When I first learned that Austin’s Gourds were covering the Snoop Doggy Dogg hit “Gin and Juice,” I felt a little sick that this truly twisted roots band would resort to Weird Al-style novelty tricks. In fact, on last year’s EP Gogitchyershinebox (Watermelon), they made a great song out of it, a skittering, mandolin-driven, egotistic folk-rock rant a la Steve Miller’s “The Joker,” with a swagger that suited singer K.P. Russell’s Texas twang as well as it did Snoop’s drawl–even when he warbled, incredibly, “My homie Dr. Dre / He came by with a gang of Tanqueray / And a fat-ass J of some bubonic chronic / You know it make me choke, it ain’t no joke.” Still, it’s a relief that the band’s brand-new third album, Ghosts of Hallelujah (Munich), bears no traces of kitsch. Now a quintet, with former Freakwater and Wilco multi-instrumentalist Max Johnston, the Gourds have really hit their stride. Between Russell’s hooky tunes and bassist Jimmy Smith’s cosmic meditations they cover a lot of stylistic turf, and now they have more chops than ever to get their indecipherable messages across. Even with the lyrics spread out in front of me I’ve no idea what they’re shouting about half the time–the album opens with the couplet “Up on high where the wild foam vanilla baths flow / You know who chose the bones over the entrails.” But with accordion, fiddle, banjo, Dobro, guitar, and organ shifting constantly over Smith’s loping bass lines and the simple, propulsive drumming of another recent recruit, Keith Langford, they almost make sense. Former True Believers guitarist Jon Dee Graham opens in support of his new solo album, Summerland (New West), a pleasing mix of hardscrabble roots rock and his strangely soulful, gravelly singing. Saturday, 10 PM, Schubas, 3159 N. Southport; 773-525-2508. PETER MARGASAK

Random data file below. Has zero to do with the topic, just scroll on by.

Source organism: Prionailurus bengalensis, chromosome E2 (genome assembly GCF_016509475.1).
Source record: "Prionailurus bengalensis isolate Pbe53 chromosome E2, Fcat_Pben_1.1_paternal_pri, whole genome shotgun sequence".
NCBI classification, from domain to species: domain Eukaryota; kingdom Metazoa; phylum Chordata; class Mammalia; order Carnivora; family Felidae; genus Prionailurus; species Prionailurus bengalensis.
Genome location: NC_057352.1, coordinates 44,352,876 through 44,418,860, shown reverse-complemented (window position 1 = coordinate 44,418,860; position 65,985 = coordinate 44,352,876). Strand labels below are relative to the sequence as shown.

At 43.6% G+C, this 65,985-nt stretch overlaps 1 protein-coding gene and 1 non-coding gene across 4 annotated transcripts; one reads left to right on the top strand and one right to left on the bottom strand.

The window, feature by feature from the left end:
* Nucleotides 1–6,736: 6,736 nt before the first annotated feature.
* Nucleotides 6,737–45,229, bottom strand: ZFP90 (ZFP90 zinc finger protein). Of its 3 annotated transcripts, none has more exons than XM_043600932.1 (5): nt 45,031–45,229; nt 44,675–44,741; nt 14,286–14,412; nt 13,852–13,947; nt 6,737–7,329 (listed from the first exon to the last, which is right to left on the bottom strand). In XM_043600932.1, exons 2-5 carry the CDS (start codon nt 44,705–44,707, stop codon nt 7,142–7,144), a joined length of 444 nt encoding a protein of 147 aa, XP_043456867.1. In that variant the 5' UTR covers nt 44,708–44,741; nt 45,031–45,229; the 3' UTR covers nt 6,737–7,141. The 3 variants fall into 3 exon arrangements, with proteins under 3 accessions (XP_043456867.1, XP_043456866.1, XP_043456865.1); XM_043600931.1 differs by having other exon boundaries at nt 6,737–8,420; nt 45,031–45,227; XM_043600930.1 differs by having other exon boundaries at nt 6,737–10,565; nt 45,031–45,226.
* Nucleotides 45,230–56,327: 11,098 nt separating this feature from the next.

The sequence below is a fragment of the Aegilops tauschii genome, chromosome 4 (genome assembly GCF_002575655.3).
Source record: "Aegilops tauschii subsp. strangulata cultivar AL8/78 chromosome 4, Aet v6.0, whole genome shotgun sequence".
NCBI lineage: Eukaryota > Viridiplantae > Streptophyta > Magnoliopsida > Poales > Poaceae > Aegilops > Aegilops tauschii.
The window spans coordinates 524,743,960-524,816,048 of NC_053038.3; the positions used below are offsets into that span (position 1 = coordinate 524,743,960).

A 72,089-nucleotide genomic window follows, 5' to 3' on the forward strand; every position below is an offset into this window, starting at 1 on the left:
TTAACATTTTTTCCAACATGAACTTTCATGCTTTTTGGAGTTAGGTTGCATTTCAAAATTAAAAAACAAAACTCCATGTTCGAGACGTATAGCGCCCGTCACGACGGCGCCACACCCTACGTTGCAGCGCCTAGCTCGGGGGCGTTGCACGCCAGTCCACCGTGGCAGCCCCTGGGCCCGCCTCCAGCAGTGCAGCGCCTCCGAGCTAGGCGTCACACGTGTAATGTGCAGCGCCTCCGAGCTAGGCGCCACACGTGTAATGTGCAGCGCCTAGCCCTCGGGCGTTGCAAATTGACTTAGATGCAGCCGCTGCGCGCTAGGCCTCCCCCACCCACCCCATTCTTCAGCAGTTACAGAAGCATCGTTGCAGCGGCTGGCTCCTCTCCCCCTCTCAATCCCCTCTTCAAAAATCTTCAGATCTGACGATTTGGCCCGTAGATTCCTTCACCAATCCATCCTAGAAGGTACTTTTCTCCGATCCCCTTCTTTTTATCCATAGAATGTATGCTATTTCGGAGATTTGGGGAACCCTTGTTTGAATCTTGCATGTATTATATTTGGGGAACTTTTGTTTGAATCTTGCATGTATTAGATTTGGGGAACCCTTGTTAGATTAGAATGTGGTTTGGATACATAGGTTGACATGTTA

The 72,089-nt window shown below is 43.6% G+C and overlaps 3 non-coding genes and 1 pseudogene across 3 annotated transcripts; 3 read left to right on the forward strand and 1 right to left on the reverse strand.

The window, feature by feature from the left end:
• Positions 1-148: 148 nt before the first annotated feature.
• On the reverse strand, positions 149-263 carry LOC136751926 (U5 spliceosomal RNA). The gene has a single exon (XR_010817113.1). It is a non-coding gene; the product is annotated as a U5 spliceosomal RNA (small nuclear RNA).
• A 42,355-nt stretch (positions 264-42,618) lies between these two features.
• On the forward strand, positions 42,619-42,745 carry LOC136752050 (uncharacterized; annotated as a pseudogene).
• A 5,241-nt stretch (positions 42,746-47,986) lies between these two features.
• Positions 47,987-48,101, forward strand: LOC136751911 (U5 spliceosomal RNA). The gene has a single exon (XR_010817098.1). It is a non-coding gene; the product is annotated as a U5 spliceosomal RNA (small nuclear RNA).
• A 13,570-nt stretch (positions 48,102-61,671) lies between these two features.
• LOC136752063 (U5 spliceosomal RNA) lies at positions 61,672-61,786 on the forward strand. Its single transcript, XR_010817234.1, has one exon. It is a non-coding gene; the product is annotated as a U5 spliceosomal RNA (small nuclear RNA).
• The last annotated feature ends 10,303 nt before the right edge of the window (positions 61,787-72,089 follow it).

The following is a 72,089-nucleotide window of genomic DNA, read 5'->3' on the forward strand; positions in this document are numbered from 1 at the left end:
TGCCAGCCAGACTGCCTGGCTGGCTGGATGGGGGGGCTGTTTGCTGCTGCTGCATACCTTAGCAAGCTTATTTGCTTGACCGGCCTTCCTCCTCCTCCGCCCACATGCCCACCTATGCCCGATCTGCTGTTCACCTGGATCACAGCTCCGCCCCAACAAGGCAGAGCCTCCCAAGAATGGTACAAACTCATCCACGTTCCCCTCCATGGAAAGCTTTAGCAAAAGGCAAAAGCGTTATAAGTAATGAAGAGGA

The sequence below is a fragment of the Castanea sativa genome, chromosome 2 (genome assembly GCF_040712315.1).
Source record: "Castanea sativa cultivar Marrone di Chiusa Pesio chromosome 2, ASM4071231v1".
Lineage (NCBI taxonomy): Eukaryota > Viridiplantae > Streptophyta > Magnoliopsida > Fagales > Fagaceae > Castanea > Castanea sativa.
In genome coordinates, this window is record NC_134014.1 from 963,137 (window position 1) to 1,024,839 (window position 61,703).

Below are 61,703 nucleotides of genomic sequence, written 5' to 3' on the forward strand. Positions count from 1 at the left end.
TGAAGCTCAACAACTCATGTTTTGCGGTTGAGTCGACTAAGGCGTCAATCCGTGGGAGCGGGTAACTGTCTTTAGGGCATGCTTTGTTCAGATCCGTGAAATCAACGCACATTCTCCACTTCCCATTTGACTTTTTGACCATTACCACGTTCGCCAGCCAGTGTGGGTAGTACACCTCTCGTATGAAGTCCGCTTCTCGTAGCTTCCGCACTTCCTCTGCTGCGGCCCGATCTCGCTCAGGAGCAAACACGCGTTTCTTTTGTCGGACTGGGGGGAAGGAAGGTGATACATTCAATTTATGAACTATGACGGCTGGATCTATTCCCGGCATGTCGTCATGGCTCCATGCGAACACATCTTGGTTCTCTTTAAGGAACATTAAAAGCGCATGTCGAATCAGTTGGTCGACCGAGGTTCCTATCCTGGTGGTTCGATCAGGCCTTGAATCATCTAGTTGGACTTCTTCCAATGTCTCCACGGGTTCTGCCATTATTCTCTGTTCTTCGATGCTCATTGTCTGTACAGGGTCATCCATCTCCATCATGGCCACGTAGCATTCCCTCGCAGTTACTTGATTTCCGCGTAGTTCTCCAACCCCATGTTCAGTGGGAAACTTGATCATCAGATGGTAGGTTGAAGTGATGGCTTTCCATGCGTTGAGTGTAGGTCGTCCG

Art accompanying story in printed newspaper (not available in this archive): photo by Barry Anderson.